illlustration with man in suit inside glass jar

Understanding Male Suicide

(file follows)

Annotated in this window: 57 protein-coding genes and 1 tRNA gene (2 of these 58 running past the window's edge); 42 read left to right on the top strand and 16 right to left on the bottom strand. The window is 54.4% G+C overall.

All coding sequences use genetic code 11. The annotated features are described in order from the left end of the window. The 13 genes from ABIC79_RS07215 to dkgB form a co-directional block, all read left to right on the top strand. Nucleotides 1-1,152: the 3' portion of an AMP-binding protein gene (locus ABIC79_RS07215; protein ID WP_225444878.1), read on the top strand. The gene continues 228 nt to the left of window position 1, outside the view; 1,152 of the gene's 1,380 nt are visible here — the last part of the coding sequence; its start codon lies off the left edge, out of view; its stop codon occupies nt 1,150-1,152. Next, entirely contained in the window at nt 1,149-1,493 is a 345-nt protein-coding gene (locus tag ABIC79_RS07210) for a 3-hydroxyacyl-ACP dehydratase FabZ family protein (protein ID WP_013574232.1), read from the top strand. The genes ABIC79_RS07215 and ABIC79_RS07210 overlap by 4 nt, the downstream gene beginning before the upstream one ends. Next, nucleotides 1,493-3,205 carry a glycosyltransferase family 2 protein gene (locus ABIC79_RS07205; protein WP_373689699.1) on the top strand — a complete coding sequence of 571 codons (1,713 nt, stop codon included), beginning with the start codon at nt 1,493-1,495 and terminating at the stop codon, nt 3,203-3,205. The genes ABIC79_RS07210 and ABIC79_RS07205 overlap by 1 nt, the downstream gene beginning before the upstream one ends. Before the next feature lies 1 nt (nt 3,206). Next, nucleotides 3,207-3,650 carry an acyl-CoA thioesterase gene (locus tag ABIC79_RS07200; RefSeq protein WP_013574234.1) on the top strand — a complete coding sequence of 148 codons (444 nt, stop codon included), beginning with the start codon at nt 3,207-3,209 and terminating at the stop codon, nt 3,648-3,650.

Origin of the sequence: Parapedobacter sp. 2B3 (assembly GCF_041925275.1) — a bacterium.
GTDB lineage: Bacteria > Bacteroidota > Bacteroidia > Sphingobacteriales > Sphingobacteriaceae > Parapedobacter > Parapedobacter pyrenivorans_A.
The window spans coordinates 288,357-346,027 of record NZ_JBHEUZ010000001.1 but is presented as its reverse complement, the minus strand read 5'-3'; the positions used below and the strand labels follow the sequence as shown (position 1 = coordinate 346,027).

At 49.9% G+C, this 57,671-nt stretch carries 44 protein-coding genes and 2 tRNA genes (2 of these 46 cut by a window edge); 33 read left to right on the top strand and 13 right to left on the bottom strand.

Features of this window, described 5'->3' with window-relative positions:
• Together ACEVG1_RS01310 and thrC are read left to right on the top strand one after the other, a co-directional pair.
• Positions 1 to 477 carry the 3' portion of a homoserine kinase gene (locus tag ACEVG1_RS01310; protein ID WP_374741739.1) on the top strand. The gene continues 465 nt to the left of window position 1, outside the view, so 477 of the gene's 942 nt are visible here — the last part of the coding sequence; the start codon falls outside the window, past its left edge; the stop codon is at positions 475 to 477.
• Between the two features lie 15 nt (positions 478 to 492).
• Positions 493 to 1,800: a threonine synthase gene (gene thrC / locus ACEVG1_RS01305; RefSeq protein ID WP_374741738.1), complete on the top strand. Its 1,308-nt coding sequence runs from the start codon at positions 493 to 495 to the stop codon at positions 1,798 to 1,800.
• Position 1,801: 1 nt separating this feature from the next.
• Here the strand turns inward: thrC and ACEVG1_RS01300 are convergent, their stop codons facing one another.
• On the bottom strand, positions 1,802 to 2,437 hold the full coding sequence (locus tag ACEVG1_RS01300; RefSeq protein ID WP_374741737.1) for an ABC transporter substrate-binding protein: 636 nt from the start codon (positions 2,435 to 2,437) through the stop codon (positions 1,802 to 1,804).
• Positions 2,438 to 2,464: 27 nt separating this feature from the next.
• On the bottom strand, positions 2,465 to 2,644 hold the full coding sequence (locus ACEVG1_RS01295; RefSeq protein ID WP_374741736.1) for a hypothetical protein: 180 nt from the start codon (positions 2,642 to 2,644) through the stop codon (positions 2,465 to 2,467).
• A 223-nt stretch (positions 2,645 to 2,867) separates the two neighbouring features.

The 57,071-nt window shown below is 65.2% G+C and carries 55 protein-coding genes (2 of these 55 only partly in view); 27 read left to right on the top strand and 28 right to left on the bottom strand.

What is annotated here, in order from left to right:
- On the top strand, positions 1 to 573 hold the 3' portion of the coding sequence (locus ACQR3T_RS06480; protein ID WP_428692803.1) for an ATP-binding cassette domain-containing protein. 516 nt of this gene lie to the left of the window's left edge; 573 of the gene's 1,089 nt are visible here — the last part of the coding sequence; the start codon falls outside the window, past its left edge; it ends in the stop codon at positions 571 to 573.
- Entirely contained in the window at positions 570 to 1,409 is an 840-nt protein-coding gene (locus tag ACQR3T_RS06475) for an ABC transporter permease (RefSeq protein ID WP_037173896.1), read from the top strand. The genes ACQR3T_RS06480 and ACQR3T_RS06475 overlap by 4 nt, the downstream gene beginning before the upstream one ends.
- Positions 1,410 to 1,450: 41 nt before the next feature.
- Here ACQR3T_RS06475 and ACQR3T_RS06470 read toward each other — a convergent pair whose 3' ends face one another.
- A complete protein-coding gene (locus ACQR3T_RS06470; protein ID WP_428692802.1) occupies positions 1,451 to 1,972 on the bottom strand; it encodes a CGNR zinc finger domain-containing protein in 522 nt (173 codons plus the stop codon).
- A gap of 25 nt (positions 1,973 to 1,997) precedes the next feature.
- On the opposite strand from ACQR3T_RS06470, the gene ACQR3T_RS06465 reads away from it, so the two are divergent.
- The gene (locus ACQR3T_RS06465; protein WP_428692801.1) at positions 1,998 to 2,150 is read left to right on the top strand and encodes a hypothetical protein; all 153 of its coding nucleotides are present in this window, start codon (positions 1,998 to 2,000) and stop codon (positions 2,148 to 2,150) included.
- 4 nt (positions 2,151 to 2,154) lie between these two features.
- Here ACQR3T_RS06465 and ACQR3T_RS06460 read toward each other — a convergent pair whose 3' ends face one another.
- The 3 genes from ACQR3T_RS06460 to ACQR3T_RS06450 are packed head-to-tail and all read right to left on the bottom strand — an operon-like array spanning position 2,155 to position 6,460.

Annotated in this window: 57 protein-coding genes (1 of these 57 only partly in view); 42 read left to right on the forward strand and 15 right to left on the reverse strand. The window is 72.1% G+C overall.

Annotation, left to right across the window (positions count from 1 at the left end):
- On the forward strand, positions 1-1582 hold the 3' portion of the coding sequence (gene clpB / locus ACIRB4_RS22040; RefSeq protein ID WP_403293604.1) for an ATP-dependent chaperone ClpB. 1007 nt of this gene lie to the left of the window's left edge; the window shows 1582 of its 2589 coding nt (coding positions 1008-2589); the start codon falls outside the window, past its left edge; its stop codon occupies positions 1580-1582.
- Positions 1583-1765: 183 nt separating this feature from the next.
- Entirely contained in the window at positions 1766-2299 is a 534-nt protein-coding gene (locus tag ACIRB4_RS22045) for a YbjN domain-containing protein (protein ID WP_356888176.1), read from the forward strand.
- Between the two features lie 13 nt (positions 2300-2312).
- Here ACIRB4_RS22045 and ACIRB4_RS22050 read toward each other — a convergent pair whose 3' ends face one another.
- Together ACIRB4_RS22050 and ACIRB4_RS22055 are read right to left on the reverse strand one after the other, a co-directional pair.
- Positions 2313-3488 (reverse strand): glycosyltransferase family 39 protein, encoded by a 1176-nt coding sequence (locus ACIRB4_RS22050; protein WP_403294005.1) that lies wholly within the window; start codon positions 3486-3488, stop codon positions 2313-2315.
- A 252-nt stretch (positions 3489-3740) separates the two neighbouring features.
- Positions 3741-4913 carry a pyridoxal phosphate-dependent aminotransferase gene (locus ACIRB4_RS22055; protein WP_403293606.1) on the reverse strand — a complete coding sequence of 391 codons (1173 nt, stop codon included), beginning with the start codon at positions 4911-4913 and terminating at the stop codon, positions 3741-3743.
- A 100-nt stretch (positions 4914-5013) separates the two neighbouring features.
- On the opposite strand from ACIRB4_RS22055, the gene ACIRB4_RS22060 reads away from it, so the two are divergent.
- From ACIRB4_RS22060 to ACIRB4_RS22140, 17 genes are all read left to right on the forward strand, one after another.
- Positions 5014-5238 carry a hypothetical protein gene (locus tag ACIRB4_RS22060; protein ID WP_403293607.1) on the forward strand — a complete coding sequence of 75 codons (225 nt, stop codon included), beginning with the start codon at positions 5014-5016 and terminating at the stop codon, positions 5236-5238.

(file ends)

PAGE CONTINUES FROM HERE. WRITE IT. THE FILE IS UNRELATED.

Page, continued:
Big Think showcased a new study of men, suicide and mental health authored by Social Welfare Professor Mark Kaplan and researchers at the Centers for Disease Control and Prevention. The study tracked recent suicide deaths among U.S. males age 10 and older and found that 60% of the victims had no documented mental health conditions. In many cases, alcohol and firearms were significant factors, the researchers determined. While it’s likely that some of the males without known mental health issues were concealing struggles, the study also suggested that men tend to be more impulsive than women. “Greater investment and focus on mental health is undeniably needed in the U.S., but to make a dent in the tragic number of American male suicides, reducing firearm access, advocating responsible alcohol use, lowering poverty, and teaching males healthy coping methods to deal with acutely stressful situations might save a lot more lives,” the article said.


 

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